Lina Teckentrup, Martin G. De Kauwe, Andrew J. Pitman, and Benjamin Smith
Biogeosciences, 18, 2181–2203,Short summary
The El Niño–Southern Oscillation (ENSO) describes changes in the sea surface temperature patterns of the Pacific Ocean. This influences the global weather, impacting vegetation on land. There are two types of El Niño: central Pacific (CP) and eastern Pacific (EP). In this study, we explored the long-term impacts on the carbon balance on land linked to the two El Niño types. Using a dynamic vegetation model, we simulated what would happen if only either CP or EP El Niño events had occurred.
Matthias Volk, Matthias Suter, Anne-Lena Wahl, and Seraina Bassin
Biogeosciences, 18, 2075–2090,Short summary
Grassland ecosystem services like forage production and greenhouse gas storage in the soil depend on plant growth. In an experiment in the mountains with warming treatments, we found that despite dwindling soil water content, the grassland growth increased with up to +1.3 °C warming (annual mean) compared to present temperatures. Even at +2.4 °C the growth was still larger than at the reference site. This suggests that plant growth will increase due to global warming in the near future.
Bernice C. Hwang and Daniel B. Metcalfe
Biogeosciences, 18, 1259–1268,Short summary
Despite growing recognition of herbivores as important ecosystem engineers, many major gaps remain in our understanding of how silicon and herbivory interact to shape biogeochemical processes. We highlight the need for more research particularly in natural settings as well as on the potential effects of herbivory on terrestrial silicon cycling to understand potentially critical animal–plant–soil feedbacks.
Ali Asaadi and Vivek K. Arora
Biogeosciences, 18, 669–706,Short summary
More than a quarter of the current anthropogenic CO2 emissions are taken up by land, reducing the atmospheric CO2 growth rate. This is because of the CO2 fertilization effect which benefits 80 % of global vegetation. However, if nitrogen and phosphorus nutrients cannot keep up with increasing atmospheric CO2, the magnitude of this terrestrial ecosystem service may reduce in future. This paper implements nitrogen constraints on photosynthesis in a model to understand the mechanisms involved.
Arianna Peron, Lisa Kaser, Anne Charlott Fitzky, Martin Graus, Heidi Halbwirth, Jürgen Greiner, Georg Wohlfahrt, Boris Rewald, Hans Sandén, and Thomas Karl
Biogeosciences, 18, 535–556,Short summary
Drought events are expected to become more frequent with climate change. Along with these events atmospheric ozone is also expected to increase. Both can stress plants. Here we investigate to what extent these factors modulate the emission of volatile organic compounds (VOCs) from oak plants. We find an antagonistic effect between drought stress and ozone, impacting the emission of different BVOCs, which is indirectly controlled by stomatal opening, allowing plants to control their water budget.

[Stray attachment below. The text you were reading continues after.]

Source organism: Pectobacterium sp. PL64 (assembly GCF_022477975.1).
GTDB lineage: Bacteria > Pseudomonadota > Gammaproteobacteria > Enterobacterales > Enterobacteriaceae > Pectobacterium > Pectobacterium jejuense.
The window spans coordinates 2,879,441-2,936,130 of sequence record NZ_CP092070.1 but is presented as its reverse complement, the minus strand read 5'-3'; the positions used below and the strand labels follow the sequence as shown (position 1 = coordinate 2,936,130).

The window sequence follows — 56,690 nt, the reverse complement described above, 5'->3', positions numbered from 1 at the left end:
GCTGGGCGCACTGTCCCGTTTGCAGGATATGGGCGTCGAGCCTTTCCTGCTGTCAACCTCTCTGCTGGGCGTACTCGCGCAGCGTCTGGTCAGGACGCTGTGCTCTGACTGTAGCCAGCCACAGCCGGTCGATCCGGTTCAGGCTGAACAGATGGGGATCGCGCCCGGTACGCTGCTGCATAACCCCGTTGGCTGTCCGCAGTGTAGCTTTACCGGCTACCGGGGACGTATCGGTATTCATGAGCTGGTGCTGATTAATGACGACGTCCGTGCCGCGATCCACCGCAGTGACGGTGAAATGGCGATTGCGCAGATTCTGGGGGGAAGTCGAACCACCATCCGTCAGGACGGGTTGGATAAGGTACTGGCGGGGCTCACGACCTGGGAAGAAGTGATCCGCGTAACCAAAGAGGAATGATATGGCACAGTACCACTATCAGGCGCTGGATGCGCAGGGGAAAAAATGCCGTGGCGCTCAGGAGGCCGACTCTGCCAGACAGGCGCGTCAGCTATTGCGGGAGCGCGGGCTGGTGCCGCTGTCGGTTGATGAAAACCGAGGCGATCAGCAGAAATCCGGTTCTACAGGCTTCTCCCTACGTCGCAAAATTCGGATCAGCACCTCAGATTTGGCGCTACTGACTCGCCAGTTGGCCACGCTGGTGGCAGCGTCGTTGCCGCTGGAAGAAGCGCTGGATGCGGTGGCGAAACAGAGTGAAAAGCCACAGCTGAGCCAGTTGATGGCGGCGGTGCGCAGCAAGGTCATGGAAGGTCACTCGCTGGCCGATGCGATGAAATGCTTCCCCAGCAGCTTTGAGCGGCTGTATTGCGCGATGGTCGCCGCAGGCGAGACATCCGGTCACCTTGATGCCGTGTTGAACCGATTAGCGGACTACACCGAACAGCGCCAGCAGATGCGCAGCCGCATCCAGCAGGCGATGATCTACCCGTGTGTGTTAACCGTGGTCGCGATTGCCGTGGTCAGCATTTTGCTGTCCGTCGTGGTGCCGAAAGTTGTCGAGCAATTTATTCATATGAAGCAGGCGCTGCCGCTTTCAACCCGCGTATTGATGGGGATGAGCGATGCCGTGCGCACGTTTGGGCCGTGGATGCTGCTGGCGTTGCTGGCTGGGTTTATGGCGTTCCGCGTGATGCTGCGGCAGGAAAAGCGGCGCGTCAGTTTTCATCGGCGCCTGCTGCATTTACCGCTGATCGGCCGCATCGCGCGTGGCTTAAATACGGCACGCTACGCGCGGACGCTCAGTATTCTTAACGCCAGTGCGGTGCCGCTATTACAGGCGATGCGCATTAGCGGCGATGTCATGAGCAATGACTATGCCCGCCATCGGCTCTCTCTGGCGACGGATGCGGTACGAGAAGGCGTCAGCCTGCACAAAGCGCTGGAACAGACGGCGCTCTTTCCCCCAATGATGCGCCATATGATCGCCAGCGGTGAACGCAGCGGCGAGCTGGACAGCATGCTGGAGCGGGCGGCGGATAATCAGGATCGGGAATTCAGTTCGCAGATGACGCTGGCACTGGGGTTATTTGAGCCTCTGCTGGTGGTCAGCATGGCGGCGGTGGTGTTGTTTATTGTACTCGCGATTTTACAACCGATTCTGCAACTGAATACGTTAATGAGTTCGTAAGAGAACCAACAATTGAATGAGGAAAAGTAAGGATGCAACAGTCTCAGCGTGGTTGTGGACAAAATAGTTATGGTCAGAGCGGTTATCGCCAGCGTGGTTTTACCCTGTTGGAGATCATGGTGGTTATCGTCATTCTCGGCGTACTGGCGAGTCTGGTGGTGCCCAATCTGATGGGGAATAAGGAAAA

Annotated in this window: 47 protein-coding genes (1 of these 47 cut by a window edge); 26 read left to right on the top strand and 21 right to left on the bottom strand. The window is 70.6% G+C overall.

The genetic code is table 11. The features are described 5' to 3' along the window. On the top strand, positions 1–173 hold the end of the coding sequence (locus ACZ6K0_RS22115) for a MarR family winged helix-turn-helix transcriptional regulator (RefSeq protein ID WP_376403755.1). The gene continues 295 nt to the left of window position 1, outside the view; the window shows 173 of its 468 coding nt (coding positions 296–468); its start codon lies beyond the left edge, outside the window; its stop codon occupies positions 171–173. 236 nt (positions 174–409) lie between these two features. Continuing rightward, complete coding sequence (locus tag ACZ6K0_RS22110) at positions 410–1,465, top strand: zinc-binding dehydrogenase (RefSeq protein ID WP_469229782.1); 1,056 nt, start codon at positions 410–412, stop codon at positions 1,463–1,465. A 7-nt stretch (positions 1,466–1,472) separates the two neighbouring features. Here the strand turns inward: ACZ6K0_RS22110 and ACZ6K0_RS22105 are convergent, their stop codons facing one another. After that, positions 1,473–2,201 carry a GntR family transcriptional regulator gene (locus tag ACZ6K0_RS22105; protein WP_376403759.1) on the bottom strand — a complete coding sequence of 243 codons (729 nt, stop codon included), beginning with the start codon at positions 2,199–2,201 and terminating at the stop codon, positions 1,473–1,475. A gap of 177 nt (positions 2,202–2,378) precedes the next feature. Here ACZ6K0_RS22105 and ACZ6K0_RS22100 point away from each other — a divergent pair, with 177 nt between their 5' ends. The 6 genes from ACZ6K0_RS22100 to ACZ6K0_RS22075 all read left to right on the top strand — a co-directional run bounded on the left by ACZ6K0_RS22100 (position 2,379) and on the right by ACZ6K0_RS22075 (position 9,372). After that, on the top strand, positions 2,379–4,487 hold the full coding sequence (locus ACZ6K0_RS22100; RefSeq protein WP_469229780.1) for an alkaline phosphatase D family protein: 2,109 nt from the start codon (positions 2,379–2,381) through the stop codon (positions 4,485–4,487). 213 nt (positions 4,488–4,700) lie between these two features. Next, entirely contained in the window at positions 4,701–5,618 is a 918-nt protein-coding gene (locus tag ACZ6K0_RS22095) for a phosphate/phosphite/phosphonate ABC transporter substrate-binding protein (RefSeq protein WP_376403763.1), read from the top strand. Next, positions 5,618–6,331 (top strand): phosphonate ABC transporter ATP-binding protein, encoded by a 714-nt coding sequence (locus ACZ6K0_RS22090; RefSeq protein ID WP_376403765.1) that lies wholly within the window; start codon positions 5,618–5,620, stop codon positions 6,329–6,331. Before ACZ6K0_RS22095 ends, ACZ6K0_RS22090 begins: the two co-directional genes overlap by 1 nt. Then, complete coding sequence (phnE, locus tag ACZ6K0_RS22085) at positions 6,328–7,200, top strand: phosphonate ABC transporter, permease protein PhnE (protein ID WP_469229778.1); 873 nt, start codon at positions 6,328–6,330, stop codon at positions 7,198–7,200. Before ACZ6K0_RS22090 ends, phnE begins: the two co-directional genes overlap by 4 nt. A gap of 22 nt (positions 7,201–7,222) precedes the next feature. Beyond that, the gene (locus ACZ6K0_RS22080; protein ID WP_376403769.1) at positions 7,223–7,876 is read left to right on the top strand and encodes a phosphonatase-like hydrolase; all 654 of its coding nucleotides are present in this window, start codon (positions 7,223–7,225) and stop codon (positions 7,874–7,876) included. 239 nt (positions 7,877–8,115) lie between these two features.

Lena Wohlgemuth, Stefan Osterwalder, Carl Joseph, Ansgar Kahmen, Günter Hoch, Christine Alewell, and Martin Jiskra
Biogeosciences, 17, 6441–6456,Short summary
Mercury uptake by trees from the air represents an important but poorly quantified pathway in the global mercury cycle. We determined mercury uptake fluxes by leaves and needles at 10 European forests which were 4 times larger than mercury deposition via rainfall. The amount of mercury taken up by leaves and needles depends on their age and growing height on the tree. Scaling up our measurements to the forest area of Europe, we estimate that each year 20 t of mercury is taken up by trees.
A. Anthony Bloom, Kevin W. Bowman, Junjie Liu, Alexandra G. Konings, John R. Worden, Nicholas C. Parazoo, Victoria Meyer, John T. Reager, Helen M. Worden, Zhe Jiang, Gregory R. Quetin, T. Luke Smallman, Jean-François Exbrayat, Yi Yin, Sassan S. Saatchi, Mathew Williams, and David S. Schimel
Biogeosciences, 17, 6393–6422,Short summary
We use a model of the 2001–2015 tropical land carbon cycle, with satellite measurements of land and atmospheric carbon, to disentangle lagged and concurrent effects (due to past and concurrent meteorological events, respectively) on annual land–atmosphere carbon exchanges. The variability of lagged effects explains most 2001–2015 inter-annual carbon flux variations. We conclude that concurrent and lagged effects need to be accurately resolved to better predict the world's land carbon sink.
Erqian Cui, Chenyu Bian, Yiqi Luo, Shuli Niu, Yingping Wang, and Jianyang Xia
Biogeosciences, 17, 6237–6246,Short summary
Mean annual net ecosystem productivity (NEP) is related to the magnitude of the carbon sink of a specific ecosystem, while its inter-annual variation (IAVNEP) characterizes the stability of such a carbon sink. Thus, a better understanding of the co-varying NEP and IAVNEP is critical for locating the major and stable carbon sinks on land. Based on daily NEP observations from eddy-covariance sites, we found local indicators for the spatially varying NEP and IAVNEP, respectively.
Taraka Davies-Barnard, Johannes Meyerholt, Sönke Zaehle, Pierre Friedlingstein, Victor Brovkin, Yuanchao Fan, Rosie A. Fisher, Chris D. Jones, Hanna Lee, Daniele Peano, Benjamin Smith, David Wårlind, and Andy J. Wiltshire